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FEATURE: VIEW FROM THE VIRTUAL CLASSROOM


line to help inspire. Our Oxbridge group dissects material and arguments incisively and there are lessons on student life at University, several live alumnae Q+A panels and quizzes so pupils can truly bridge the gap. We also want pupils to have fun and still stay connected, so there are also plenty of ‘just for fun’ exercises, such as the podcast challenge and silent disco playlist compilation! The Year 11s will be undertaking a mirror-image program designed to bridge the gap between GCSE and A-Level, with taster lessons for their chosen subjects and we hope it will keep them connected to us and help those who haven't quite firmed up their choices decide what they want to do.


have truly uplifting in times of difficulty. Pupils have also been putting together their


own one-minute podcasts to share with each other. Nurturing a sense of togetherness through celebration is key. The ways in which the children would normally receive praise has dramatically changed during this crisis and this is often so key to their enjoyment and motivation at school. Generating something positive and meaningful


out of this unusual time is paramount to successful learning. Our Music department has also been asking pupils to make their own instruments and to come together to play compositions that they have made. The department is also asking pupils in their lessons to create soundscapes based on social distancing using online software. In order to create these, pupils first thought about their own experiences of social distancing and identified their feelings and moods. They also considered the sounds around them throughout this period, e.g. specific birds, taps dripping, doors squeaking - whatever they noticed in their homes. They then combined all of these things into a piece of music which conveys their particular moods and incorporates the words and real sounds around them, using music technology to develop and enhance their pieces.


How is the school supporting its older pupils who have had their GCSE and A-level exams snatched away from them due to the outbreak? For those pupils in year 11 and year 13, where exams have been cancelled due to the outbreak, we are delivering a complete ‘bridging’ programme. This includes general studies remote speakers delivering online to students on such topics as positivity, mental health and student finance. Careers sessions are planned to enable them to use this time to prepare CVs and students also have access outside lecturers from King’s College London. University online courses, MOOCs, undergraduate reading lists and essay competitions all feature within this. Our academic staff are also active at this time


putting on both teacher and pupil-led talks on their specialist areas. Our biomedical group, given the current situation, are more motivated than ever and we have plenty of parents on the front


July/August 2020 www.education-today.co.uk 17


How are you supporting pupils in their personal interests outside of lessons? It is important that we recognise our role in supporting pupils and their interests outside of the classroom. The Maths department has created a virtual Maths wall on Padlet where activities and articles are posted for them to do or read that are not necessarily linked to our work in lessons. Pupils also post activities including Maths riddles. The Art department followed suit and we now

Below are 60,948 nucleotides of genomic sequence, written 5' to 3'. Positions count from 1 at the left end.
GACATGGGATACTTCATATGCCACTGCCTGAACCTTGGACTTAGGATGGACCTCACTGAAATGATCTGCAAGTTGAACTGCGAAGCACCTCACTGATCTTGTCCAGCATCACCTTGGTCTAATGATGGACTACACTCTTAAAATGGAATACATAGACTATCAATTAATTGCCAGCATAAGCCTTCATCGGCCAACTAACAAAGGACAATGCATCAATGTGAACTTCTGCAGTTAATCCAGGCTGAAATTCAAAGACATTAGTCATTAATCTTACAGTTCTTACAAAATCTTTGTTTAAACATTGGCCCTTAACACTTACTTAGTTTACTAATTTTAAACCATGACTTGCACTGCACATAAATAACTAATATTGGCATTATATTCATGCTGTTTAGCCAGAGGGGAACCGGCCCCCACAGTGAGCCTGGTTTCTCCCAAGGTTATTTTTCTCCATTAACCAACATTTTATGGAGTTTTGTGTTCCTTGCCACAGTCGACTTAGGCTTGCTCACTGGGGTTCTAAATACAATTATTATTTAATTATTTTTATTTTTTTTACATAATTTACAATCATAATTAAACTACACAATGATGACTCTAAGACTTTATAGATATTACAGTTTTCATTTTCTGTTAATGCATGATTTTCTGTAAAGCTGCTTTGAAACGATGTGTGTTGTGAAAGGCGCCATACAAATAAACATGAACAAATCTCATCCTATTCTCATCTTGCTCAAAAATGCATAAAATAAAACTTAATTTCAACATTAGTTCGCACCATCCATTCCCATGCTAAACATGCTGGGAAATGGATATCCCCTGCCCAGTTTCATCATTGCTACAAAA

boast an online Padlet art gallery showcasing all the students’ work completed as part of enrichment during lockdown. The P.E. Department has also been busy delivering innovative remote training sessions and delivering weekly workout sessions to the entire school. The Drama department has been running remote drama club sessions and directing students towards the National Theatre online archives, which have been opened up during this time for the public. Our House system likewise has been very


important to bring together during this time. Competitions and meetings have taken place remotely and students have been working on a House Bake Off, House Drama competition and a remote sports day! The lockdown also brought opportunities for those Sixth Formers who are busy raising money for their World Challenge expedition to Malaysia and Borneo next year: they organised a staff- student-parent evening quiz raising impressive amounts and bringing the School community


together at this time. We haven’t forgotten developing leadership


skills at this time either. The entire Sixth Form Prefect selection process was moved online from remote speeches and interviews, to a whole School Google vote. Training for the new Prefect team began remotely in June.


Why is feedback so crucial in opening up the remote learning experience? Engaging pupils in the joint venture of remote learning has been important. Getting pupils to complete well-being surveys has helped us tinker with our provision and to direct pastoral support. Around lessons, staff have used simple Google forms to assess what work is being completed and how pupils are finding the lessons and this then helps staff with their planning. Sharing this feedback with the class and showing how it has influenced their lessons has a profound impact on opening up the learner’s experience. Encouraging pupils to reflect has to be part of


the offering, it is an uncertain and trying time so it is important that our children have a chance to reflect on their feelings on consistent basis.


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